“The Garden of Fear” explores reincarnation, anthropology, theology, and evolution, through the quest of James Allison as Hunwulf, living a life that was once his own. It’s a riveting tale of primordial love and cosmic memory, set in a landscape both surreal and dangerous.

In a letter (#262) to Clark Ashton Smith, ca. October 1933, we learn:

I hope Crawford has good fortune with Unusual Stories. I let him have a yarn entitled “The Garden of Fear”, dealing with one of my various conceptions of the Hyborian and post-Hyborian world. He seemed to like the story very well, and I intend to let him have some more on the same order if he can use them. I have an idea which I’d like to work out in a series of that nature.

And in a letter (#265) to H.P. Lovecraft, on November 3, 1933, he says:

I’m looking forward to seeing Unusual Stories. I let Crawford have a yarn called “The Garden of Fear.

In the fall of 1933 William L. Crawford sent a circular to leading fans and authors announcing Unusual Stories. By the time the first issue appeared in the spring of 1934, the title had been changed to Marvel Tales. Howard’s story appeared in the second issue.

The story was published and Lovecraft liked it. We learn about this in a letter (#304) to HPL, ca. December 1934.

Glad you liked “The Garden of Fear” in Marvel Tales. I wrote that especially for Crawford when he asked me for a contribution. I hope he’ll be able to continue the publication.

The story

The story begins with James Allison, who possesses a unique ability to recall his past lives. As he lies on his deathbed, he vividly remembers being Hunwulf, a member of the Æsir tribe. Hunwulf’s life was marked by a ceaseless southward migration and the brutal realities of primitive existence. His intense love for Gudrun, a woman of unparalleled beauty, drives the narrative.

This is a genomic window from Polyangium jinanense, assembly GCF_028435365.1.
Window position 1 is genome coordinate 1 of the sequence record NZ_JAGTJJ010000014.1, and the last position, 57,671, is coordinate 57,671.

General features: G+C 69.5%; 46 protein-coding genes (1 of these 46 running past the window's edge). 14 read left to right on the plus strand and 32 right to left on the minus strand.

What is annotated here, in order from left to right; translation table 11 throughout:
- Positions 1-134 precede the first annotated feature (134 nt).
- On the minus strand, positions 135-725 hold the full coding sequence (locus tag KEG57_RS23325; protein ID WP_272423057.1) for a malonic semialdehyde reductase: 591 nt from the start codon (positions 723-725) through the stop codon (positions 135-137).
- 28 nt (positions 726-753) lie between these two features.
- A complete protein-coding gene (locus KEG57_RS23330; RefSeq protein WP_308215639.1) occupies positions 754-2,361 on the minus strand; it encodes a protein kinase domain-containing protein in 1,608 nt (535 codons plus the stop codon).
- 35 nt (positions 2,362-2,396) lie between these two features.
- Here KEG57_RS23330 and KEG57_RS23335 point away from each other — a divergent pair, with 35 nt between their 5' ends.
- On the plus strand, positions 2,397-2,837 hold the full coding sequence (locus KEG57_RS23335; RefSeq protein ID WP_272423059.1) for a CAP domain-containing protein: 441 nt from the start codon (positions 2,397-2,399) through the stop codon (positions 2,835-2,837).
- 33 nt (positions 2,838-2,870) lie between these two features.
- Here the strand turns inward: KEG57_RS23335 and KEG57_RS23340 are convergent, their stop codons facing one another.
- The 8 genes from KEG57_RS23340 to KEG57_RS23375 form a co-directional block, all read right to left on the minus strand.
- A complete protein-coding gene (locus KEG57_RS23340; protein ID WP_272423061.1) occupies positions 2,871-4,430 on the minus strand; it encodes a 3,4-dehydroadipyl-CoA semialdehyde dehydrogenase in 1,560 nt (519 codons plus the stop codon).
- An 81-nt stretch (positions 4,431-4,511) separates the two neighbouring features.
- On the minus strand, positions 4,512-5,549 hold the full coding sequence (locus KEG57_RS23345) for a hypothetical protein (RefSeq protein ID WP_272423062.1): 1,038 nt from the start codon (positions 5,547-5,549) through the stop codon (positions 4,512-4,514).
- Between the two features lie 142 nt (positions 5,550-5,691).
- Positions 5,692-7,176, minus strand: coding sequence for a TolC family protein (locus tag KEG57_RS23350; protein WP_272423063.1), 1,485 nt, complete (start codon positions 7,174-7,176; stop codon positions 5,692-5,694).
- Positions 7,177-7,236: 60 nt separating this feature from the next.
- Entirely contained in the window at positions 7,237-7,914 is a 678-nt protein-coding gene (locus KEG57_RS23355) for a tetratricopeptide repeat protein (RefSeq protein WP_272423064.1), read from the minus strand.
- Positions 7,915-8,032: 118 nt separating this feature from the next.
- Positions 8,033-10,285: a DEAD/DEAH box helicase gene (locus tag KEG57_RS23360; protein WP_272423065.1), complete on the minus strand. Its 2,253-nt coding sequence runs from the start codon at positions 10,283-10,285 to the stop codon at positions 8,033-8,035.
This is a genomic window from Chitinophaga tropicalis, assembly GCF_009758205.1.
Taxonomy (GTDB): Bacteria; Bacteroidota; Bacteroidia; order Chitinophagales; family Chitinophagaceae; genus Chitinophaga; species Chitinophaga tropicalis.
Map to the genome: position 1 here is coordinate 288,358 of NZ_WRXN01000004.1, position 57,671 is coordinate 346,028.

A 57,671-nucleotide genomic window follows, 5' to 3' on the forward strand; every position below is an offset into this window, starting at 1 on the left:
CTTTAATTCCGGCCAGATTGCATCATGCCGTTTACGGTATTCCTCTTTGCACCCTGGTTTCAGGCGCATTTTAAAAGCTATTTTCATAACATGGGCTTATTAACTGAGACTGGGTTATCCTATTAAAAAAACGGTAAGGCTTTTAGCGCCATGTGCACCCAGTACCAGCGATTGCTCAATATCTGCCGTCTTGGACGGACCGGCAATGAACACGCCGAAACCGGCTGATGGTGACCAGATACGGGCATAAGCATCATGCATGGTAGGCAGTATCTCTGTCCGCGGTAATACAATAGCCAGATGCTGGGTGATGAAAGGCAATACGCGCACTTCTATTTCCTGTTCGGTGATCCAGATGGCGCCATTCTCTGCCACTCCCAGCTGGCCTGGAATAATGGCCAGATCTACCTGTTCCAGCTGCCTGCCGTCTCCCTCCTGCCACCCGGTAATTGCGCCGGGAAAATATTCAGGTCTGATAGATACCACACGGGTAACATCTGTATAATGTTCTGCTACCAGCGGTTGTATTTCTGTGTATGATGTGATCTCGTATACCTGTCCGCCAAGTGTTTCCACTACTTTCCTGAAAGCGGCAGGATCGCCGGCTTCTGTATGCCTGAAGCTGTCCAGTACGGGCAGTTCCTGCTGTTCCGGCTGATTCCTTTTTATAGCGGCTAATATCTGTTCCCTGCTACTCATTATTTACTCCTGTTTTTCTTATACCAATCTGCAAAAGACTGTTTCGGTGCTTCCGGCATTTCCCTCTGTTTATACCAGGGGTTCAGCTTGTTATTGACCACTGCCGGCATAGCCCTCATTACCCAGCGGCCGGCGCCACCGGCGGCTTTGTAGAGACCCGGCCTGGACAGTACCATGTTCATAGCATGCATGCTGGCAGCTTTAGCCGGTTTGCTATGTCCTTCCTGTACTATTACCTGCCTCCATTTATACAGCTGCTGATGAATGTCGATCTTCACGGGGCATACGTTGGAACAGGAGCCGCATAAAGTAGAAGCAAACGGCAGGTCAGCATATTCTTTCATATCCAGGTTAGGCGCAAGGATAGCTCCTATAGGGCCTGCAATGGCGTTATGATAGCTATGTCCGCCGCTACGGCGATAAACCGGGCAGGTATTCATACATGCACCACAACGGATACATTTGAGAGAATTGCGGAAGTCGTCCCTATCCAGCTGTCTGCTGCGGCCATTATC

In their journey, Hunwulf and Gudrun face numerous perils, including hostile tribes, natural disasters, and terrifying creatures. After fleeing from their tribe due to Hunwulf’s murder of Gudrun’s betrothed, they find themselves in a village of brown-skinned people, where they learn of a menacing presence in the south.

Tragedy strikes when Gudrun is snatched away by a winged, ebony-skinned being, prompting Hunwulf to embark on a perilous rescue mission. Guided by a primitive map, he ventures into a valley dominated by a mysterious green tower and surrounded by a garden of eerie, blood-red flowers with a sinister life of their own.

Hunwulf’s confrontation with the winged captor—a survivor of an ancient, mythical race—culminates in a dramatic battle. Gudrun, using her own strength and courage, plays a crucial role in their escape. The story ends with the couple fleeing the valley, leaving behind the mysteries of the tower and its ancient inhabitant, unexplored and unsolved.


  • James Allison/Hunwulf: The protagonist, who recalls his past life as Hunwulf, a warrior of the Æsir tribe.
  • Gudrun: The love interest of Hunwulf, renowned for her extraordinary beauty and strength.
  • The Winged Man: A mysterious, powerful being with ebony skin and wings, possibly the last of a prehistoric race.
  • The Brown-skinned Villagers: Inhabitants of a village who warn Hunwulf of the dangers in the valley.
  • Mammoths: Gigantic creatures that inadvertently aid Hunwulf in his quest.
  • The Red Flowers: Carnivorous plants in the garden surrounding the green tower.

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